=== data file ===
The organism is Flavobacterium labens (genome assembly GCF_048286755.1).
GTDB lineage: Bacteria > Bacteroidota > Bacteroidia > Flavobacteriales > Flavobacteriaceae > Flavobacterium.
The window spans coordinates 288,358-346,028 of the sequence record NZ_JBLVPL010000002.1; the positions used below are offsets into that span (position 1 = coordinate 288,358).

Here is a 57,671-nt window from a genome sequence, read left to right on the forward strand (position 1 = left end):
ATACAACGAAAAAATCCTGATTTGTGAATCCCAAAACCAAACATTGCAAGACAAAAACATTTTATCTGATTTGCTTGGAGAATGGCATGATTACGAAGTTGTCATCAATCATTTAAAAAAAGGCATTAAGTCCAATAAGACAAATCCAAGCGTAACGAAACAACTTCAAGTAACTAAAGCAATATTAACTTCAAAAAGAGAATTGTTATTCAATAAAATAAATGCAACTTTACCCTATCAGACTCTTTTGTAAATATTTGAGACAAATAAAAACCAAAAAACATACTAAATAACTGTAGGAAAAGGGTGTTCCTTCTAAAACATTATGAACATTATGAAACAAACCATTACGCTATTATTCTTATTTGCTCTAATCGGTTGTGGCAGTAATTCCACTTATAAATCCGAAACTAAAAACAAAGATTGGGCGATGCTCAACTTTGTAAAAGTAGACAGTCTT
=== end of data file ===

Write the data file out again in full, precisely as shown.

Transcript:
The organism is Flavobacterium labens (genome assembly GCF_048286755.1).
GTDB lineage: Bacteria > Bacteroidota > Bacteroidia > Flavobacteriales > Flavobacteriaceae > Flavobacterium.
The window spans coordinates 288,358-346,028 of the sequence record NZ_JBLVPL010000002.1; the positions used below are offsets into that span (position 1 = coordinate 288,358).

Here is a 57,671-nt window from a genome sequence, read left to right on the forward strand (position 1 = left end):
ATACAACGAAAAAATCCTGATTTGTGAATCCCAAAACCAAACATTGCAAGACAAAAACATTTTATCTGATTTGCTTGGAGAATGGCATGATTACGAAGTTGTCATCAATCATTTAAAAAAAGGCATTAAGTCCAATAAGACAAATCCAAGCGTAACGAAACAACTTCAAGTAACTAAAGCAATATTAACTTCAAAAAGAGAATTGTTATTCAATAAAATAAATGCAACTTTACCCTATCAGACTCTTTTGTAAATATTTGAGACAAATAAAAACCAAAAAACATACTAAATAACTGTAGGAAAAGGGTGTTCCTTCTAAAACATTATGAACATTATGAAACAAACCATTACGCTATTATTCTTATTTGCTCTAATCGGTTGTGGCAGTAATTCCACTTATAAATCCGAAACTAAAAACAAAGATTGGGCGATGCTCAACTTTGTAAAAGTAGACAGTCTT